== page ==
This play will loom in your conscience with uncomfortable truths and disturbing tension in hanging over the space; Brechtian without losing humanity, Evros is unavoidably relevant in its disturbing illustration of oppressive systems and dehumanisation.
Separated from our partners and stripped of our bags upon entry, we are immediately immersed in vulnerable uncertainty, this is emblematic from the unpretentious, honest method with which Evros presents the reality of being a refugee. Through intimately painful movement sequences, the subtext relentlessness of refugee persecution is never far from your mind in this politically fueled work.
Evros makes full use of the Brechtian methods of Epic Theatre while maintaining the human stories through honest, compelling multi-rolling and a creative use of soundscape. The sounds, or lack there of are used to great effect, most notably the drum which is symbolic of both the oppressive military presence and the unforgiving racing past of time.
Mute screams, uncomfortable pauses and silence transfers the overwhelming fear without telling us what to think, and in doing so provokes the audience into a personal response. Evros quietly asks us “If we do not speak do we become guilty, or at least complicit?”
Evros is especially compelling in the masterful balance between individual narratives and an awareness of the overriding themes. Movement sequences give the piece a seemingly relentless continuity as what begins as a smooth playful moment gradually descends into an exhausting disjointed punishing sequence which shows identities being eroded.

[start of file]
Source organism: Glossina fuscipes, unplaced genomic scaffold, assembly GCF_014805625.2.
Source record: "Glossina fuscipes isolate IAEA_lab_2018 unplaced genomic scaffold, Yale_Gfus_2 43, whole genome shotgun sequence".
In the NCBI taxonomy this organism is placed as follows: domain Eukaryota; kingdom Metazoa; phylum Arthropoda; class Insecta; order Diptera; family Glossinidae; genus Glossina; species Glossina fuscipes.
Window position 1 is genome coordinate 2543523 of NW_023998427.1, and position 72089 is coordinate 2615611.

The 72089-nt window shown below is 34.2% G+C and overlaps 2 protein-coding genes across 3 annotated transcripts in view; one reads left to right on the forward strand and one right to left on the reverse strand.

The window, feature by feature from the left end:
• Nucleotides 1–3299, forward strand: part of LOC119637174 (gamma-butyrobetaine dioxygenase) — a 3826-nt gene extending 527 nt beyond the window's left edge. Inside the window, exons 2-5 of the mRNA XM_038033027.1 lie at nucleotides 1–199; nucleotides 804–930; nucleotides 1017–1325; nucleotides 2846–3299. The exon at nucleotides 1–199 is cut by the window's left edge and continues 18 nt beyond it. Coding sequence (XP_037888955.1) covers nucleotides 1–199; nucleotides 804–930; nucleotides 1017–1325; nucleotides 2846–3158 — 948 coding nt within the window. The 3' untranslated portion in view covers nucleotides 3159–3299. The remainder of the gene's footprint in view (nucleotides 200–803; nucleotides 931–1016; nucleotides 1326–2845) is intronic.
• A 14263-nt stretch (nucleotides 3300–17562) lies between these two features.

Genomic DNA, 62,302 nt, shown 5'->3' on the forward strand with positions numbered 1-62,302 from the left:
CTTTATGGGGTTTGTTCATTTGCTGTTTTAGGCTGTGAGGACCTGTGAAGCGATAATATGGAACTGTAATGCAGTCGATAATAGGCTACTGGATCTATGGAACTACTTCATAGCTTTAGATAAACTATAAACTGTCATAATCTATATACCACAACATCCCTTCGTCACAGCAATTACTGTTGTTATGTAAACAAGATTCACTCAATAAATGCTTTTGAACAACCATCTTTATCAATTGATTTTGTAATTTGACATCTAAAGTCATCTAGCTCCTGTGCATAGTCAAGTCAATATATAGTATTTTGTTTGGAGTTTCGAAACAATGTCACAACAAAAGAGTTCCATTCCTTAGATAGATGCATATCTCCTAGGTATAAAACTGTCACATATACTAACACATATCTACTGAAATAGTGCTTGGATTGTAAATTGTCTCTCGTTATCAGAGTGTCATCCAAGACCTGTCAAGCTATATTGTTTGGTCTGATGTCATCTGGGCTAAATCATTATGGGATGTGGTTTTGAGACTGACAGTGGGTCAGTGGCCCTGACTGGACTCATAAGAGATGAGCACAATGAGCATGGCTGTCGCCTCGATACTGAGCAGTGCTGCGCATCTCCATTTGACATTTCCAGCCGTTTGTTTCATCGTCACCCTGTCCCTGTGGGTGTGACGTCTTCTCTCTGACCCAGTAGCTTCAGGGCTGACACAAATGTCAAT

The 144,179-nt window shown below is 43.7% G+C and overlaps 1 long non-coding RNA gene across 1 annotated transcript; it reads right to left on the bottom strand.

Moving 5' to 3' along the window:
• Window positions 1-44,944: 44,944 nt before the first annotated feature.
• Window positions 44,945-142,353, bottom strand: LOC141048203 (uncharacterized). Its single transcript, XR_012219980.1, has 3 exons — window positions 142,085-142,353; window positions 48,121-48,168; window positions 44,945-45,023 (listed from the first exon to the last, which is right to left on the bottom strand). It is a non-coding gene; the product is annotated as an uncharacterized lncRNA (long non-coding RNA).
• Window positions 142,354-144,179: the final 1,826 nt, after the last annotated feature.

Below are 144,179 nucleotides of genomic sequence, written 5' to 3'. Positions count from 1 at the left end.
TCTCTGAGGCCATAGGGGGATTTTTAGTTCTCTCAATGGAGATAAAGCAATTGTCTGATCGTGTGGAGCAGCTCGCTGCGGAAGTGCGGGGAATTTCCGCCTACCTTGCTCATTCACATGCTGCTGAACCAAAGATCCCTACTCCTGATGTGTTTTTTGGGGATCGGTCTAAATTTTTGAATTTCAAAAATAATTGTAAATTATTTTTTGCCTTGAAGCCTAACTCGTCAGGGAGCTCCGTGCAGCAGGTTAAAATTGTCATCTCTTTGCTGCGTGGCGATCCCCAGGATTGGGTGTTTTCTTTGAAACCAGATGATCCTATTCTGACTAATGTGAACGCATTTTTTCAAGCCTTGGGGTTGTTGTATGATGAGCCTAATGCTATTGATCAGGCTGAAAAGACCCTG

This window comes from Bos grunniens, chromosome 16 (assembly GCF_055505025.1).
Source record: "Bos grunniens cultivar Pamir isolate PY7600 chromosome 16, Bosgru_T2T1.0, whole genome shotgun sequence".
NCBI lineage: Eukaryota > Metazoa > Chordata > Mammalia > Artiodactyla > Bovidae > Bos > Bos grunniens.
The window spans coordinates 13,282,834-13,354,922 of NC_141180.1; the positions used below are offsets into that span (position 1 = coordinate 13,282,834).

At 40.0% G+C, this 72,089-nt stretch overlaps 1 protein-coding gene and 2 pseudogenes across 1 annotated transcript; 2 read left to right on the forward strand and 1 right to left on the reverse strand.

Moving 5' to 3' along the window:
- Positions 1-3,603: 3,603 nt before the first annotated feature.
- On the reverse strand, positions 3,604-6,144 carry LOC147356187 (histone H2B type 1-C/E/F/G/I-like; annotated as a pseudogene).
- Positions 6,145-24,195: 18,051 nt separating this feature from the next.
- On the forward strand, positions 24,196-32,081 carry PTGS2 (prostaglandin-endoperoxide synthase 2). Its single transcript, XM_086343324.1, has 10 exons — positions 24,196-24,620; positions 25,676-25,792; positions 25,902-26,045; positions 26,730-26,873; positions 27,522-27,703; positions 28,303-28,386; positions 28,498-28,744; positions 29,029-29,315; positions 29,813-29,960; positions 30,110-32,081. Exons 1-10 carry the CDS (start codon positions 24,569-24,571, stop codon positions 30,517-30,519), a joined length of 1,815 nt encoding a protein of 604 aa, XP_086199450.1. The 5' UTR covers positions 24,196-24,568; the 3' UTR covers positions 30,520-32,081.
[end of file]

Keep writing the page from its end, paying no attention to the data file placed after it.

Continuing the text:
While adults acting like children can occasionally be a little cringe-worthy, this is negotiated well in the acknowledgement of its performativity. Robin Paley Yorke excels alongside the ever-changing cast who brilliantly slip between different roles in order to confront the audience with a well-rounded presentation of the reality of the treatment of refugees.
Transitions are used to great effect, deliberately interrupting intimate moments of intimacy, implying the absolute disruptive effect of war. This is emblematic of the brilliant structure of the play, setting itself up before echoing back – a well developed narrative.
Throughout Evros, there is a broken vulnerable intimacy which pushes the audience to question and reconsider our role in the treatment in those we are indoctrinated to see as other. 4/5
Review written by Charlie Froy.
Evros: The Crossing River was shown on Tuesday 5th and Wednesday 6th November 2019 at Albany Deptford. To find out more about the production, visit here…
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